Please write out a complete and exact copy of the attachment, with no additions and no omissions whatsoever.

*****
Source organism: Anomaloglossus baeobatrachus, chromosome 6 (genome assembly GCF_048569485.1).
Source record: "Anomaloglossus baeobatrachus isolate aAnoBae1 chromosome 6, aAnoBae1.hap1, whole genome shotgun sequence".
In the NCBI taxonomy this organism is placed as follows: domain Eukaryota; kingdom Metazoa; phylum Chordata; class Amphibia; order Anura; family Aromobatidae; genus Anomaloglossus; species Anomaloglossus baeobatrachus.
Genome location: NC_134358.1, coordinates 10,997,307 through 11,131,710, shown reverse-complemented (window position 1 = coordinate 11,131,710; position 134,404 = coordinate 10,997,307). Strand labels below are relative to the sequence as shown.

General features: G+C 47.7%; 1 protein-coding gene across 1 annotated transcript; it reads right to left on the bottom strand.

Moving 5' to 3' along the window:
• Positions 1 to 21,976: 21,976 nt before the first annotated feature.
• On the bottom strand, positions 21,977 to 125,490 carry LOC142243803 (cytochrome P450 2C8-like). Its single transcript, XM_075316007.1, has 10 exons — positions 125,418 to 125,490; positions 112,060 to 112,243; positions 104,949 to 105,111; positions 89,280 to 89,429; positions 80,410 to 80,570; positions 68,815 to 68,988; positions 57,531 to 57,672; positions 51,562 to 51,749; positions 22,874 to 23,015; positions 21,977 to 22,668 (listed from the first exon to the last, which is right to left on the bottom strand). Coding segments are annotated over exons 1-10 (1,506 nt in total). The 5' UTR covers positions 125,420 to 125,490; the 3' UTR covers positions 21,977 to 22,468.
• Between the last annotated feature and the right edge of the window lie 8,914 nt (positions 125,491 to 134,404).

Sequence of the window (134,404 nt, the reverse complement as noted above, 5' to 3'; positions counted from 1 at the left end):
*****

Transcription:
Source organism: Anomaloglossus baeobatrachus, chromosome 6 (genome assembly GCF_048569485.1).
Source record: "Anomaloglossus baeobatrachus isolate aAnoBae1 chromosome 6, aAnoBae1.hap1, whole genome shotgun sequence".
In the NCBI taxonomy this organism is placed as follows: domain Eukaryota; kingdom Metazoa; phylum Chordata; class Amphibia; order Anura; family Aromobatidae; genus Anomaloglossus; species Anomaloglossus baeobatrachus.
Genome location: NC_134358.1, coordinates 10,997,307 through 11,131,710, shown reverse-complemented (window position 1 = coordinate 11,131,710; position 134,404 = coordinate 10,997,307). Strand labels below are relative to the sequence as shown.

General features: G+C 47.7%; 1 protein-coding gene across 1 annotated transcript; it reads right to left on the bottom strand.

Moving 5' to 3' along the window:
• Positions 1 to 21,976: 21,976 nt before the first annotated feature.
• On the bottom strand, positions 21,977 to 125,490 carry LOC142243803 (cytochrome P450 2C8-like). Its single transcript, XM_075316007.1, has 10 exons — positions 125,418 to 125,490; positions 112,060 to 112,243; positions 104,949 to 105,111; positions 89,280 to 89,429; positions 80,410 to 80,570; positions 68,815 to 68,988; positions 57,531 to 57,672; positions 51,562 to 51,749; positions 22,874 to 23,015; positions 21,977 to 22,668 (listed from the first exon to the last, which is right to left on the bottom strand). Coding segments are annotated over exons 1-10 (1,506 nt in total). The 5' UTR covers positions 125,420 to 125,490; the 3' UTR covers positions 21,977 to 22,468.
• Between the last annotated feature and the right edge of the window lie 8,914 nt (positions 125,491 to 134,404).

Sequence of the window (134,404 nt, the reverse complement as noted above, 5' to 3'; positions counted from 1 at the left end):